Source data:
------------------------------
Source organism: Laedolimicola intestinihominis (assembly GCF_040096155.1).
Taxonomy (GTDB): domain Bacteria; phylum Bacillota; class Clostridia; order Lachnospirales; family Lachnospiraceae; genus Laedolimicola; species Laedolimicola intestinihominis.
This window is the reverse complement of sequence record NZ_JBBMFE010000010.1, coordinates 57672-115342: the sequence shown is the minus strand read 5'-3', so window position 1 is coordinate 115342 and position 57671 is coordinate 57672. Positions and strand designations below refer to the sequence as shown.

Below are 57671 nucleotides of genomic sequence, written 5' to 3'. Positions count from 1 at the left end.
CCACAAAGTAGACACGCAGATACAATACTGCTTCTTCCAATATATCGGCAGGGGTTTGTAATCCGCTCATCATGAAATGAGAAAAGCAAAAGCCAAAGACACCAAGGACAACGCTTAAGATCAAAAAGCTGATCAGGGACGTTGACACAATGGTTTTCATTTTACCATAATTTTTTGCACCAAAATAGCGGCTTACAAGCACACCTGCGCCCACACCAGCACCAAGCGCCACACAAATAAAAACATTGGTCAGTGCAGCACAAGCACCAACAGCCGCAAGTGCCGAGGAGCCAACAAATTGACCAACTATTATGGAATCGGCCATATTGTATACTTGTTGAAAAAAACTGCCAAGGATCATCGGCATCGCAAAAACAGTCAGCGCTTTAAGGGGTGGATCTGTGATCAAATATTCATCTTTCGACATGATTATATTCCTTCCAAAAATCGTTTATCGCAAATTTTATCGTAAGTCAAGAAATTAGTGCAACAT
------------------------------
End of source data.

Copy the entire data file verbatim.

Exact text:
Source organism: Laedolimicola intestinihominis (assembly GCF_040096155.1).
Taxonomy (GTDB): domain Bacteria; phylum Bacillota; class Clostridia; order Lachnospirales; family Lachnospiraceae; genus Laedolimicola; species Laedolimicola intestinihominis.
This window is the reverse complement of sequence record NZ_JBBMFE010000010.1, coordinates 57672-115342: the sequence shown is the minus strand read 5'-3', so window position 1 is coordinate 115342 and position 57671 is coordinate 57672. Positions and strand designations below refer to the sequence as shown.

Below are 57671 nucleotides of genomic sequence, written 5' to 3'. Positions count from 1 at the left end.
CCACAAAGTAGACACGCAGATACAATACTGCTTCTTCCAATATATCGGCAGGGGTTTGTAATCCGCTCATCATGAAATGAGAAAAGCAAAAGCCAAAGACACCAAGGACAACGCTTAAGATCAAAAAGCTGATCAGGGACGTTGACACAATGGTTTTCATTTTACCATAATTTTTTGCACCAAAATAGCGGCTTACAAGCACACCTGCGCCCACACCAGCACCAAGCGCCACACAAATAAAAACATTGGTCAGTGCAGCACAAGCACCAACAGCCGCAAGTGCCGAGGAGCCAACAAATTGACCAACTATTATGGAATCGGCCATATTGTATACTTGTTGAAAAAAACTGCCAAGGATCATCGGCATCGCAAAAACAGTCAGCGCTTTAAGGGGTGGATCTGTGATCAAATATTCATCTTTCGACATGATTATATTCCTTCCAAAAATCGTTTATCGCAAATTTTATCGTAAGTCAAGAAATTAGTGCAACAT